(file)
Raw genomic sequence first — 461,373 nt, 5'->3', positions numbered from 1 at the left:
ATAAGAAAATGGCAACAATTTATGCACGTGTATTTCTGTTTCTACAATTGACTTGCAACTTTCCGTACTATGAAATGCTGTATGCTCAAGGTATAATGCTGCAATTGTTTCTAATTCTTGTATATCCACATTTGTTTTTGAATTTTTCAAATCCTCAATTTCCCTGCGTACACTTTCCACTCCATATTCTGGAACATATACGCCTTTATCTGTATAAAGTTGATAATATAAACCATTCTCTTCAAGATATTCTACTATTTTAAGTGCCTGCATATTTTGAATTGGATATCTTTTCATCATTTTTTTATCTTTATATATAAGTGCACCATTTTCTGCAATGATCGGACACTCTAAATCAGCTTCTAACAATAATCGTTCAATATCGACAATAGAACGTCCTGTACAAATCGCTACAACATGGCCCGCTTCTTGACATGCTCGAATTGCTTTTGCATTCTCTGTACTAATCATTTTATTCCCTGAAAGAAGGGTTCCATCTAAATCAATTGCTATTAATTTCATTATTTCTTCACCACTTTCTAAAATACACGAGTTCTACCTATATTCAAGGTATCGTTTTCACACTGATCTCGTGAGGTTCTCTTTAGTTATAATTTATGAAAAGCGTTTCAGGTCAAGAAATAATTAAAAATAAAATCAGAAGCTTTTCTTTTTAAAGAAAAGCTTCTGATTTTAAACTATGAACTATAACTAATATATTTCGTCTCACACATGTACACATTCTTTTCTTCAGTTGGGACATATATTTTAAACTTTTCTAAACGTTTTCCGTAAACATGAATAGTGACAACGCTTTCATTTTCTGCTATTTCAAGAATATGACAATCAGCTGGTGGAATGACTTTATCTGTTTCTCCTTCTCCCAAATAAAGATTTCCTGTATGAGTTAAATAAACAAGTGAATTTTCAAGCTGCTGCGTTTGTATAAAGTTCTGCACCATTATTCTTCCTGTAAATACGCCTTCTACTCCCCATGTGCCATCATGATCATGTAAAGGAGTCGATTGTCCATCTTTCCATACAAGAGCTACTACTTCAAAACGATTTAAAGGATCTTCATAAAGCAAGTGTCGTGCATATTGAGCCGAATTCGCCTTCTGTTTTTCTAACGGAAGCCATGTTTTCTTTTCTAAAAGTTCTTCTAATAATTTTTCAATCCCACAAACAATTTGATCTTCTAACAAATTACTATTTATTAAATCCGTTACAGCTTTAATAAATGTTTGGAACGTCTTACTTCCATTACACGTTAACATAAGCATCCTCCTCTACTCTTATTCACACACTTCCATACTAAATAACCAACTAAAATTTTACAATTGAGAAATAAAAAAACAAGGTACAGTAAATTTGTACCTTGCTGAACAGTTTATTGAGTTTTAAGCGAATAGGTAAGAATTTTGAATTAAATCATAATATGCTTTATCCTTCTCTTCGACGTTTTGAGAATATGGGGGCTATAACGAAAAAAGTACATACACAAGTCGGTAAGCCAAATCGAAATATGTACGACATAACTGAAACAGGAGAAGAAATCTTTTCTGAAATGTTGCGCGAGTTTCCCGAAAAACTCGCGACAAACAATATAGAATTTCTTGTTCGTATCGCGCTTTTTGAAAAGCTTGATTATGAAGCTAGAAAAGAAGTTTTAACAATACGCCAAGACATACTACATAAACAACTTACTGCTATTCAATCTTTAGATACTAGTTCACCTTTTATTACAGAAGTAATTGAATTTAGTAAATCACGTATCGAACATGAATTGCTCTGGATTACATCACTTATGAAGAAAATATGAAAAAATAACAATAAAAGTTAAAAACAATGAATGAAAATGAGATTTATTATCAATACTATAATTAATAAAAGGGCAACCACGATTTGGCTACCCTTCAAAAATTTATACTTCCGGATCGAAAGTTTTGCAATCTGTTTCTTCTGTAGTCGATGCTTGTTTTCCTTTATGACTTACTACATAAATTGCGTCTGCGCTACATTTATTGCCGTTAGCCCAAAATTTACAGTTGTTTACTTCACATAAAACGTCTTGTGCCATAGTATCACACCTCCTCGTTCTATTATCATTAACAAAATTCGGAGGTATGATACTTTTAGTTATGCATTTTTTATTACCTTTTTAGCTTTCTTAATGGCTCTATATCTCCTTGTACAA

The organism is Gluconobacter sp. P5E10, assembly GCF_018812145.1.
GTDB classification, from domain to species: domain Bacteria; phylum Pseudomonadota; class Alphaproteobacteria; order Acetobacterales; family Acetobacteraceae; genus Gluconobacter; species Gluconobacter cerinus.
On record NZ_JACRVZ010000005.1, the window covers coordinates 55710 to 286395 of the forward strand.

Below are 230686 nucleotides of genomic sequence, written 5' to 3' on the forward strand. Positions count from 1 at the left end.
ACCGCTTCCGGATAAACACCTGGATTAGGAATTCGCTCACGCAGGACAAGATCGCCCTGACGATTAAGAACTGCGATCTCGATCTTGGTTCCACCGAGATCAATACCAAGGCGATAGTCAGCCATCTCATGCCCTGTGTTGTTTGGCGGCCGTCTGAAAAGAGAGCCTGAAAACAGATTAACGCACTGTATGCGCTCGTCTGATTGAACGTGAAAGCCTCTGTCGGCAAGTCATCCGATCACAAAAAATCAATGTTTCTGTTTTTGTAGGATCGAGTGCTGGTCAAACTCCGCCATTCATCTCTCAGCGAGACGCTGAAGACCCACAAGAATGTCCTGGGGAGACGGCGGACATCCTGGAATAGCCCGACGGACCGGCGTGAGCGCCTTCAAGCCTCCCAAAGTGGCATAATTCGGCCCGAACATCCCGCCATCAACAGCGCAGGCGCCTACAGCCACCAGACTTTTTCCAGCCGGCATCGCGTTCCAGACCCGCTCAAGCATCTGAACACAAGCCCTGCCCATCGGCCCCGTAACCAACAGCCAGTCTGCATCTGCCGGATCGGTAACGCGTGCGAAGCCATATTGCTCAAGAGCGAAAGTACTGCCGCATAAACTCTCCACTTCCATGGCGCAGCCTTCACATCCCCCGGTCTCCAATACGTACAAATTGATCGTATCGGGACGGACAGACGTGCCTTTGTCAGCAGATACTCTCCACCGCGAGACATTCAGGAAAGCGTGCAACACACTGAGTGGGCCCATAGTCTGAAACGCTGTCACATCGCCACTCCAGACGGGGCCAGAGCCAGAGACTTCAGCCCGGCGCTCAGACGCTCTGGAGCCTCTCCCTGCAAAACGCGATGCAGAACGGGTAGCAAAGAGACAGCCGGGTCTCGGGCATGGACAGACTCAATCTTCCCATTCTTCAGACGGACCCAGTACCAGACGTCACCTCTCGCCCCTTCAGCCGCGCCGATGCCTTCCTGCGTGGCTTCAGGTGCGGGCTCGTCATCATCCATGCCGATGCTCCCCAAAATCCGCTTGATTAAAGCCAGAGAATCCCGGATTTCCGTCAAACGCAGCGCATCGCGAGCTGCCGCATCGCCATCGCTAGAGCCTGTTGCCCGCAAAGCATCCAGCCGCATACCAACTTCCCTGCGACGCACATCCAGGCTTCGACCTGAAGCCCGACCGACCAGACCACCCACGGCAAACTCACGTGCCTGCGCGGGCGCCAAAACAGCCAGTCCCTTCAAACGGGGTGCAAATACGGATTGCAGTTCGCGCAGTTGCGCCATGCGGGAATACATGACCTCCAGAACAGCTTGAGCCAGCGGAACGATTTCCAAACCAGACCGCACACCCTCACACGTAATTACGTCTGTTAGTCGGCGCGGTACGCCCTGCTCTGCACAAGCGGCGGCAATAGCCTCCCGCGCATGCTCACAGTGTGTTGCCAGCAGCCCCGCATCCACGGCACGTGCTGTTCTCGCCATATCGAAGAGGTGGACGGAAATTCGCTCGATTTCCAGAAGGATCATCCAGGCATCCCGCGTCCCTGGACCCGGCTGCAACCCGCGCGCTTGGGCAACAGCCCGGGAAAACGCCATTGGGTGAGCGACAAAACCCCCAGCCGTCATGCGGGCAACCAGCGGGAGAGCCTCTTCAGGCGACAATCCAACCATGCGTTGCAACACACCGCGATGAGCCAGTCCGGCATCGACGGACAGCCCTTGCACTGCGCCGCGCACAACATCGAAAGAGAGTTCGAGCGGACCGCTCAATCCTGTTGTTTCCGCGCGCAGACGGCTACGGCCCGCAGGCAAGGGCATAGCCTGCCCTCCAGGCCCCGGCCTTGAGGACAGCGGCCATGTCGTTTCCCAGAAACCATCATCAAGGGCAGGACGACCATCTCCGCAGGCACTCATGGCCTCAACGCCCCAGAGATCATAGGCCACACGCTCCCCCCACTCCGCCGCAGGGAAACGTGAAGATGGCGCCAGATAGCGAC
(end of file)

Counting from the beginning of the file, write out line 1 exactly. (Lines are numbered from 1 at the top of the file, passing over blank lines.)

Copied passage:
Raw genomic sequence first — 461,373 nt, 5'->3', positions numbered from 1 at the left: